plant

[plant, plahnt]

noun

verb (used with object)


Origin of plant

before 900; (noun) Middle English plaunte; in part continuing Old English plante sapling, young plant (< Latin planta); in part (< Old French plante) < Latin planta a shoot, sprig, scion (for planting), plant; (v.) Middle English plaunten; in part continuing Old English plantian (< Latin plantāre); in part (< Old French planter) < Latin plantāre to plant
Related formsplant·a·ble, adjectiveplant·less, adjectiveplant·like, adjectivemis·plant, verb (used with object)o·ver·plant, verb (used with object)pre·plant, verb (used with object)self-plant·ed, adjectivesub·plant, nounun·der·plant, verb (used with object)un·plant·a·ble, adjectiveun·plant·ed, adjectivewell-plant·ed, adjective
Dictionary.com Unabridged Based on the Random House Unabridged Dictionary, © Random House, Inc. 2019

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British Dictionary definitions for plant

plant

1

noun

any living organism that typically synthesizes its food from inorganic substances, possesses cellulose cell walls, responds slowly and often permanently to a stimulus, lacks specialized sense organs and nervous system, and has no powers of locomotion
such an organism that is green, terrestrial, and smaller than a shrub or tree; a herb
a cutting, seedling, or similar structure, esp when ready for transplantation
informal a thing positioned secretly for discovery by another, esp in order to incriminate an innocent person
billiards snooker a position in which the cue ball can be made to strike an intermediate which then pockets another ball

verb (tr)

(often foll by out) to set (seeds, crops, etc) into (ground) to grow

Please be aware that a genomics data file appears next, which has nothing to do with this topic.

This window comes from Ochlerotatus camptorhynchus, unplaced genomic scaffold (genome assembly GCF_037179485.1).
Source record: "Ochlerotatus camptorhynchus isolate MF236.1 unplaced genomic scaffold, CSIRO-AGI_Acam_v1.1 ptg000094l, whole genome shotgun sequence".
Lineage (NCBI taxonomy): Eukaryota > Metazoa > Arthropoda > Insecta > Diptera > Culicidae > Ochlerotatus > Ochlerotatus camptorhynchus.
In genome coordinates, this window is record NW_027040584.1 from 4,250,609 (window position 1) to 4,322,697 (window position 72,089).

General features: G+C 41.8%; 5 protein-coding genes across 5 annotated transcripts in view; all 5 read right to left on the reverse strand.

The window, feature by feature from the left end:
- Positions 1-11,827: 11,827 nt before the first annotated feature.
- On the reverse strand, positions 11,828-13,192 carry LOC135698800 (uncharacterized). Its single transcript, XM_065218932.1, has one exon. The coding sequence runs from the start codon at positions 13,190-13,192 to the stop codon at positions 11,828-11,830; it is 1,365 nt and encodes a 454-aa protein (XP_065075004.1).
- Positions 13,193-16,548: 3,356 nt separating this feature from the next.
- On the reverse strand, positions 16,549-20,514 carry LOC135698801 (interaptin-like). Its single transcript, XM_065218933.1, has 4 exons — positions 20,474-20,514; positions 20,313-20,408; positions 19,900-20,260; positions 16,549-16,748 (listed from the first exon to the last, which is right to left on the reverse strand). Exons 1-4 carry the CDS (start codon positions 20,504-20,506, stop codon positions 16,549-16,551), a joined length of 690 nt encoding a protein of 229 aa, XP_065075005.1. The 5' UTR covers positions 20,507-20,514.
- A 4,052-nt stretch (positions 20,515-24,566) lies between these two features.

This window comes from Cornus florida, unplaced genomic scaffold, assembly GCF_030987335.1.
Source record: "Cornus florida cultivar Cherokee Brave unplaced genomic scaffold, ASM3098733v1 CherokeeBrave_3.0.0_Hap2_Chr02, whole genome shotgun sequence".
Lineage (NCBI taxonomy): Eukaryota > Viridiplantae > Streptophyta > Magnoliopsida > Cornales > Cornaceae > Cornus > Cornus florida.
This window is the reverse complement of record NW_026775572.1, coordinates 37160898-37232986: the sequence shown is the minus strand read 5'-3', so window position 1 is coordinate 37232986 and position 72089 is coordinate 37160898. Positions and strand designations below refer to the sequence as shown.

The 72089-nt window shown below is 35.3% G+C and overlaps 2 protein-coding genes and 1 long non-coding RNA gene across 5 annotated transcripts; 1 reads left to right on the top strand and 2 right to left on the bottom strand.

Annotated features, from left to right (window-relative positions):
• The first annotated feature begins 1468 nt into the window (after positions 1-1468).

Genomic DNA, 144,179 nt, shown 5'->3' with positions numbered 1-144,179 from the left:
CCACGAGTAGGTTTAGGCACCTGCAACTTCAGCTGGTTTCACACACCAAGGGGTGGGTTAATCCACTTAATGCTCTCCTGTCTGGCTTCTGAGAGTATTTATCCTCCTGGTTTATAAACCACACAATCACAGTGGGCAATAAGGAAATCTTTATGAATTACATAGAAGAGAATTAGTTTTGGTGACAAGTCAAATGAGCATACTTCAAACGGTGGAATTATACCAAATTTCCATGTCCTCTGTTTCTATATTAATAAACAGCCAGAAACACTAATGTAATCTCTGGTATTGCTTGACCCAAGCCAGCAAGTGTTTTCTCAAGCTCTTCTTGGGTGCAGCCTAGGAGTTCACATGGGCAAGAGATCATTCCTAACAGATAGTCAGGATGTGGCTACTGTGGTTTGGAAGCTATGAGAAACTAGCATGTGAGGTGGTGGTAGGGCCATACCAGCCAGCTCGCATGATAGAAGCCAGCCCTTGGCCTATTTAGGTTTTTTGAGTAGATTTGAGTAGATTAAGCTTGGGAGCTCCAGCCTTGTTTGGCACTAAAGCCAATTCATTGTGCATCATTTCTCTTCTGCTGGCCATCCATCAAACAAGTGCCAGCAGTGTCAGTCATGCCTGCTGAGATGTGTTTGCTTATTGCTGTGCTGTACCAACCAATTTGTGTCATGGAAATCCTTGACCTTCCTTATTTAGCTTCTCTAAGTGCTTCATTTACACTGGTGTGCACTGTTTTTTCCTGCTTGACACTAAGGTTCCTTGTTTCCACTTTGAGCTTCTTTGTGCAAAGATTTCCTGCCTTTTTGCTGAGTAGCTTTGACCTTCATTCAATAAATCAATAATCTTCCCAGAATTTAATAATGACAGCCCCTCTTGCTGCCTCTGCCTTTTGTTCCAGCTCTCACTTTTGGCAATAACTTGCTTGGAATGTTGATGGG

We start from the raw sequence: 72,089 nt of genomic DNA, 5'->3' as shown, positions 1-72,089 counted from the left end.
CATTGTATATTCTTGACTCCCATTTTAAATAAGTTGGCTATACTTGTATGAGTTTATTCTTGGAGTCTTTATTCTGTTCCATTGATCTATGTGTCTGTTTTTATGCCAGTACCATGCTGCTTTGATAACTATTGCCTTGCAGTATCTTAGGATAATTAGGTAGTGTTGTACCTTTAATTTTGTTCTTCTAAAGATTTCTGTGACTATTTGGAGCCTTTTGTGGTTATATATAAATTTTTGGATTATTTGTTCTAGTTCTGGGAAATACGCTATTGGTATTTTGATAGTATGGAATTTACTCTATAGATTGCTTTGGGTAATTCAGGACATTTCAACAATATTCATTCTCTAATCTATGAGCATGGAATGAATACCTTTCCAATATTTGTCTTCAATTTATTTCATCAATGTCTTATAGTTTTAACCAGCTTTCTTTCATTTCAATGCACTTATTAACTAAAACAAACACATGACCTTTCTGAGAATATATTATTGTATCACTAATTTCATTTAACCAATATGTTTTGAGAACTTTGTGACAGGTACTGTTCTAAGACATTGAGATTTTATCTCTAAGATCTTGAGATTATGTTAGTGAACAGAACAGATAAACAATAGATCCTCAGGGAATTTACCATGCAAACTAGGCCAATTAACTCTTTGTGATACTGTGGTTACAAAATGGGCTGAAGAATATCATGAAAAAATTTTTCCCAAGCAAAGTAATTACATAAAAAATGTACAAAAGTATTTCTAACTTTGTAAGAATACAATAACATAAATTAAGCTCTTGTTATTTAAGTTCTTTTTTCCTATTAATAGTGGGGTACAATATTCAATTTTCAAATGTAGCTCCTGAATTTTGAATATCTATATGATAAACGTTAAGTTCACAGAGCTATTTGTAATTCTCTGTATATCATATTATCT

to place firmly in position
to establish; found
to implant in the mind
slang to deliver (a blow)
informal to position or hide, esp in order to deceive or observe
to place (young fish, oysters, spawn, etc) in (a lake, river, etc) in order to stock the water
See also plant out
Derived Formsplantable, adjectiveplantlike, adjective

Word Origin for plant

Old English, from Latin planta a shoot, cutting

plant

2

noun

  1. the land, buildings, and equipment used in carrying on an industrial, business, or other undertaking or service
  2. (as modifier)plant costs
a factory or workshop
mobile mechanical equipment for construction, road-making, etc

Word Origin for plant

C20: special use of plant 1
Collins English Dictionary - Complete & Unabridged 2012 Digital Edition © William Collins Sons & Co. Ltd. 1979, 1986 © HarperCollins Publishers 1998, 2000, 2003, 2005, 2006, 2007, 2009, 2012

Word Origin and History for plant
n.

Old English plante "young tree or shrub, herb newly planted," from Latin planta "sprout, shoot, cutting" (source of Spanish planta, French plante), perhaps from *plantare "to drive in with the feet, push into the ground with the feet," from planta "sole of the foot," from nasalized form of PIE *plat- "to spread, flat" (see place (n.)).

Broader sense of "any vegetable life, vegetation generally" is first recorded 1550s. Most extended usages are from the verb, on the notion of "something planted;" e.g. "construction for an industrial process," 1789, at first with reference to the set-up of machinery, later also the building; also slang meaning "a spy" (1812). Many of these follow similar developments in the French form of the word. German Pflanz, Irish cland, Welsh plant are from Latin.

v.

"put in the ground to grow," Old English plantian, from Latin plantare (see plant (n.)). Reinforced by cognate Old French planter. Without reference to growing, "to insert firmly," late 14c. Of colonies from c.1300. Figuratively, of ideas, etc., from early 15c. Meaning "to bury" is U.S. slang from U.S., 1855. Related: Planted; planting.

Online Etymology Dictionary, © 2010 Douglas Harper

Science definitions for plant

plant

[plănt]

Any of a wide variety of multicellular eukaryotic organisms, belonging to the kingdom Plantae and including the bryophytes and vascular plants. Plant cells have cell walls made of cellulose. Except for a few specialized symbionts, plants have chlorophyll and manufacture their own food through photosynthesis. Most plants grow in a fixed location and reproduce sexually, showing an alternation of generations between a diploid stage (with each cell having two sets of chromosomes) and haploid stage (with each cell having one set of chromosomes) in their life cycle. The first fossil plants date from the Silurian period. Formerly the algae, slime molds, dinoflagellates, and fungi, among other groups, were classified as plants, but now these are considered to belong to other kingdoms. See Table at taxonomy.
The American Heritage® Science Dictionary Copyright © 2011. Published by Houghton Mifflin Harcourt Publishing Company. All rights reserved.